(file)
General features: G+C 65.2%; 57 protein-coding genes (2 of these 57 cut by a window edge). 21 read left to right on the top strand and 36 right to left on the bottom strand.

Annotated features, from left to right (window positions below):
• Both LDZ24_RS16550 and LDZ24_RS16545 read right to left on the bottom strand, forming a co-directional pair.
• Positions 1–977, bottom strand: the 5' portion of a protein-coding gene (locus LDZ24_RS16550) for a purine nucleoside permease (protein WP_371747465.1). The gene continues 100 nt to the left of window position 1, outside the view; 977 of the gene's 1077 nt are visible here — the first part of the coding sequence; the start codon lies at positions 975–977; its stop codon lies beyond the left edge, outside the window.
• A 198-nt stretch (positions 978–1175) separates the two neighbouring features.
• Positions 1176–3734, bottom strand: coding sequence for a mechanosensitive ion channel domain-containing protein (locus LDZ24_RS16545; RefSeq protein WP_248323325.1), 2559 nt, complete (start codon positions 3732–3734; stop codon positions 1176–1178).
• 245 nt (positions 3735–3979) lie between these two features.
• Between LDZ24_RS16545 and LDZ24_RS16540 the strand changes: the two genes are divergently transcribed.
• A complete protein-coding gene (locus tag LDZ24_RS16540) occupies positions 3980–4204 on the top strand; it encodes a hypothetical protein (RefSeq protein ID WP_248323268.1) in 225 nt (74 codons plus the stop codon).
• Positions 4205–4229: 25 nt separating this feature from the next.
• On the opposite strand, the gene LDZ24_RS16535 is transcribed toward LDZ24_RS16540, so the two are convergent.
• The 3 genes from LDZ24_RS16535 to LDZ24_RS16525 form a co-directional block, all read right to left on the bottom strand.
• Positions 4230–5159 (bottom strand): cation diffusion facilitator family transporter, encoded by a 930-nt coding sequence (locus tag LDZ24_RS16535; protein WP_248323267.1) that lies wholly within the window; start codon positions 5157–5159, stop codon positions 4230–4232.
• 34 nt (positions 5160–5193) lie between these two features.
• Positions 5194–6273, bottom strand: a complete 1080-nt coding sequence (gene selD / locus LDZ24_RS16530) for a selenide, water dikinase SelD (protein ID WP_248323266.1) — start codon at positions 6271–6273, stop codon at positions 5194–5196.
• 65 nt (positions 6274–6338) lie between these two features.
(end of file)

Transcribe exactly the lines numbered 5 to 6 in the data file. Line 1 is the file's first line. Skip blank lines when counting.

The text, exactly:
• A 198-nt stretch (positions 978–1175) separates the two neighbouring features.
• Positions 1176–3734, bottom strand: coding sequence for a mechanosensitive ion channel domain-containing protein (locus LDZ24_RS16545; RefSeq protein WP_248323325.1), 2559 nt, complete (start codon positions 3732–3734; stop codon positions 1176–1178).